Presentation on theme: "Nancy Jenkins Barbara Ostrowska Esha Patnaik IB Psychology, Pamoja TO WHAT EXTENT IS ONE COGNITIVE PROCESS RELIABLE?"— Presentation transcript:
Nancy Jenkins Barbara Ostrowska Esha Patnaik IB Psychology, Pamoja TO WHAT EXTENT IS ONE COGNITIVE PROCESS RELIABLE?
Outlining an ERQ Response Read the command term carefully – what does the question ask you to do? Introductory section – Expand upon the central thesis, the structure of the essay and mention pertinent studies to be discussed. Relevant theories and studies – At least 2-3 studies (aim, procedure, results, conclusions, implications - What does it all mean? Why did you use this study? How does it support your argument?) Argumentation – what are your arguments and counterarguments? Conclude – Tie the response back to the question – weave the the command term into your answer, keeping focus on the question.
Assessment Knowledge and comprehension – Your knowledge of pertinent concepts, theories and studies in adequate detail Critical thinking skills – Analysis and evaluation of concepts / theories / studies / and their use in developing the central thesis Organisational skills – sustained focus on the question, flow of logic. Use of words from the question and appropriate terminology throughout the essay. Use of analytical language – furthermore, on the other hand, however, as a result, consequently, thus, etc.
To what extent is one cognitive process reliable? To what extent: Consider the merits or otherwise of a concept or theory. A sound argument supported with appropriate evidence leading to an informed conclusion. One: Only one cognitive process must be written about. Any additional process will not be considered for assessment. Cognitive process: Memory - The encoding of sensory information, its storage and subsequent retrieval. Reliable: The trustworthiness of memory. Is what we remember actually what happened?
Loftus and Palmer 1974 Two laboratory experiments on reconstructive memory Study 1 45 participants were shown 7 video clips of automobile accidents. Answered a questionnaire on specific aspects of the video. Critical question – About speed of vehicles when they smashed, collided, bumped, hit and contacted each other.
Loftus and Palmer 1974 Study 1 Findings VerbMean speed estimate (mph) Smashed40.5 Collided39.3 Bumped38.1 Hit34.0 Contacted31.8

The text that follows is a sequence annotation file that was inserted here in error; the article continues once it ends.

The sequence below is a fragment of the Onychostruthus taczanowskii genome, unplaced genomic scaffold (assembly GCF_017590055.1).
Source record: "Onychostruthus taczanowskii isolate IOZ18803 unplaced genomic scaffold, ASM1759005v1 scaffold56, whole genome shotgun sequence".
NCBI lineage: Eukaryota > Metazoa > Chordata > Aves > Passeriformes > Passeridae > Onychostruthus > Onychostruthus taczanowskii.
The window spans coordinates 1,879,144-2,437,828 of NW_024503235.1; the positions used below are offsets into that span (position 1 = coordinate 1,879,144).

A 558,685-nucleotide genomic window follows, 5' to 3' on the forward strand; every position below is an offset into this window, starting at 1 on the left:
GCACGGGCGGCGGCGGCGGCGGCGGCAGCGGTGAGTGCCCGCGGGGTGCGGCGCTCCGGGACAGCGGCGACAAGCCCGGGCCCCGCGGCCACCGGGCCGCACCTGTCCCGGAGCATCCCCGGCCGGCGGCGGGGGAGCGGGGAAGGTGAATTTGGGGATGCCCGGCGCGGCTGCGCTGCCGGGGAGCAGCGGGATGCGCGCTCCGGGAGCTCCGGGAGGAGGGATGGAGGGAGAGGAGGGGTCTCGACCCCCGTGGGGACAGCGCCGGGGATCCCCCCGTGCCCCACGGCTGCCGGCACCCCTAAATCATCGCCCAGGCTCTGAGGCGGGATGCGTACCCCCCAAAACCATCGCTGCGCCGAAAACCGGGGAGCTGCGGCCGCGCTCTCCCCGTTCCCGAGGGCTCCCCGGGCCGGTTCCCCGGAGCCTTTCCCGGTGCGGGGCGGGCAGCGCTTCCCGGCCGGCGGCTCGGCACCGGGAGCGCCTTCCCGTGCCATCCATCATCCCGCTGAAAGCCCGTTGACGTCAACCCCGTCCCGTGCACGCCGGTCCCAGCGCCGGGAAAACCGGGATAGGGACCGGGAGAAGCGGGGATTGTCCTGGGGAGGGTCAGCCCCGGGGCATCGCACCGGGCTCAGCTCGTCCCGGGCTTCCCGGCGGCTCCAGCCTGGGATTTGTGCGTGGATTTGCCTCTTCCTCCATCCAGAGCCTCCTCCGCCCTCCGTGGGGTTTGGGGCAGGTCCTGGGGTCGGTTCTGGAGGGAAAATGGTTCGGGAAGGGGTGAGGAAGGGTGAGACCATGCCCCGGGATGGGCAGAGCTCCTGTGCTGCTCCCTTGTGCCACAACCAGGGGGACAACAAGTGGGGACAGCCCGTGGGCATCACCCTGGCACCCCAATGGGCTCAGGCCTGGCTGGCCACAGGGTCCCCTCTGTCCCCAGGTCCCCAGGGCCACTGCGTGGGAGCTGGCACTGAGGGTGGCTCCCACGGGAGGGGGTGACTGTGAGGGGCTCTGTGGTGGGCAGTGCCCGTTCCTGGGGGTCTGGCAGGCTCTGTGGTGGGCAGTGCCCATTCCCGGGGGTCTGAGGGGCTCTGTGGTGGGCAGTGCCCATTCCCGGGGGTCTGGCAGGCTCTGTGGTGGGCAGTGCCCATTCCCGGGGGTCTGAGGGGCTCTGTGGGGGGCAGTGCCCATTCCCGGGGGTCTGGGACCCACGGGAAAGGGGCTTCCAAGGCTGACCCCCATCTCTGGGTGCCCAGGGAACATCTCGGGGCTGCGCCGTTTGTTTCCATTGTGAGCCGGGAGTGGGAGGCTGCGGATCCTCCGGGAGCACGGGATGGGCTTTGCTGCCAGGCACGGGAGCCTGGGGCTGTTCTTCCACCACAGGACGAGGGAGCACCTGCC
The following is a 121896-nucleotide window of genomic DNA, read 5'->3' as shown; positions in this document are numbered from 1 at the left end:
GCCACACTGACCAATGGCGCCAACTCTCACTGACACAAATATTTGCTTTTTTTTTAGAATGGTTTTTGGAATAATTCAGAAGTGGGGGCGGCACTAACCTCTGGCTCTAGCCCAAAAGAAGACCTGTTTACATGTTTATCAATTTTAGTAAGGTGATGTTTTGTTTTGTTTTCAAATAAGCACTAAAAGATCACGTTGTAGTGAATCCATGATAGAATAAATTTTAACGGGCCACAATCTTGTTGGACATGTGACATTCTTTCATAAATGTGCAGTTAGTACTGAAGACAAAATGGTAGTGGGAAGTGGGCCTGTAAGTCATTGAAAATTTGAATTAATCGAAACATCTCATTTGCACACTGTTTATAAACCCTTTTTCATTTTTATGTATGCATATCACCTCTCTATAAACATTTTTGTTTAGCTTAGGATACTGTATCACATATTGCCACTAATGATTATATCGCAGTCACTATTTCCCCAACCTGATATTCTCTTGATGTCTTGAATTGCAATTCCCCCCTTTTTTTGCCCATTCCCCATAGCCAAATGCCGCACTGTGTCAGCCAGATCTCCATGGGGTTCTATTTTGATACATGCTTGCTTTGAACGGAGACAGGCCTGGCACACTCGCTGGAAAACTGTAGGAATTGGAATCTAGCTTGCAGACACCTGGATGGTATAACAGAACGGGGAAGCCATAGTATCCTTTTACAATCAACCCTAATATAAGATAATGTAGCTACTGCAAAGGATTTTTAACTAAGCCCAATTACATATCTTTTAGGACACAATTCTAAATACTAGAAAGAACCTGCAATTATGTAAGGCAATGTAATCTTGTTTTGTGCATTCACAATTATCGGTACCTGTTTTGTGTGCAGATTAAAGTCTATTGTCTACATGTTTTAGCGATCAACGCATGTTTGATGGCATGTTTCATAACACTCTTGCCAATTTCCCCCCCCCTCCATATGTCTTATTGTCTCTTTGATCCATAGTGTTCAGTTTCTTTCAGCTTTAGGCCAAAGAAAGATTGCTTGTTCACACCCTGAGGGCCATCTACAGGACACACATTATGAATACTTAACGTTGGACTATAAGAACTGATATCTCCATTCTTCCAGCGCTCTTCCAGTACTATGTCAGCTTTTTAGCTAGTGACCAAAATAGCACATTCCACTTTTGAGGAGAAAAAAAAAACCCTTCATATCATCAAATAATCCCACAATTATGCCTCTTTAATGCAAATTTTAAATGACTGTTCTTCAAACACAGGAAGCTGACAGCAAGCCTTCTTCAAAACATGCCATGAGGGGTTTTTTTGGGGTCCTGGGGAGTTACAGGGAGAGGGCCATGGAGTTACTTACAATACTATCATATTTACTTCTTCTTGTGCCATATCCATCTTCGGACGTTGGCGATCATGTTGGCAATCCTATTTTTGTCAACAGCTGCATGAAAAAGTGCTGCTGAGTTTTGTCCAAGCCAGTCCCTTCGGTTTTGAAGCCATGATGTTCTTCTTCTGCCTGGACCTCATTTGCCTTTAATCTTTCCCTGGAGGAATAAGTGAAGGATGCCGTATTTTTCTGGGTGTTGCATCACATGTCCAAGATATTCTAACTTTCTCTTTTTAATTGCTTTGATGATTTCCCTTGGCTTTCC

Loftus and Palmer 1974 Study participants were shown a video clip depicting a multiple car accident. Answered a questionnaire describing the accident and responding to questions on specific aspects of the video. Critical question Group 1: About how fast were the cars going when they smashed into each other? Group 2: About how fast were the cars going when they hit each other? Group 3: No question about speed. A week later, answered questions about the accident. Critical question: Did you see any broken glass?
Loftus and Palmer 1974 Study 2 Findings Mean speed estimate for critical word smashed: mph Mean speed estimate for critical word hit: 8.00 mph Did you see any broken glass Verb Condition ResponseSmashedHitControl Yes1676 No344344
Loftus and Palmer 1974 Implications of Findings Perception of the original event and information gathered after the event combine to form memory. Changes in the external information in the form of leading questions can cause shifts in the memory representation of that event. The form of a question can lead to response bias by aligning responses with the critical word/s. Significance in eye witness testimony Relevance in therapy
Yuille and Cutshall 1986 A Case Study. Reported in the Journal of Applied Psychology, Vol 71 (2), May 1986, witnesses observed a shooting incident in which one person was killed and a second seriously wounded. Incident took place on a major thoroughfare in the mid afternoon. All witnesses interviewed by the investigating police. 13 witnesses (aged 15-32) agreed to a research interview 4-5 months after the event. Two leading questions were asked: Did participants see a smashed headlight or the smashed headlight? There was a question about the yellow quarter panel on the car. Eyewitness accounts given to the police and to the researchers were analysed.
Yuille & Cutshall, 1986 Findings Witnesses highly accurate Little change in the testimony over 5 months Little change in the amount of testimony or the accuracy of recall Errors in colour memory, height and weight estimates included errors Eyewitnesses resisted leading questions. 10 of the witnesses said there was no broken headlight and no yellow panel on the car. This was the correct information. Stress levels appeared to have no negative effects on subsequent memory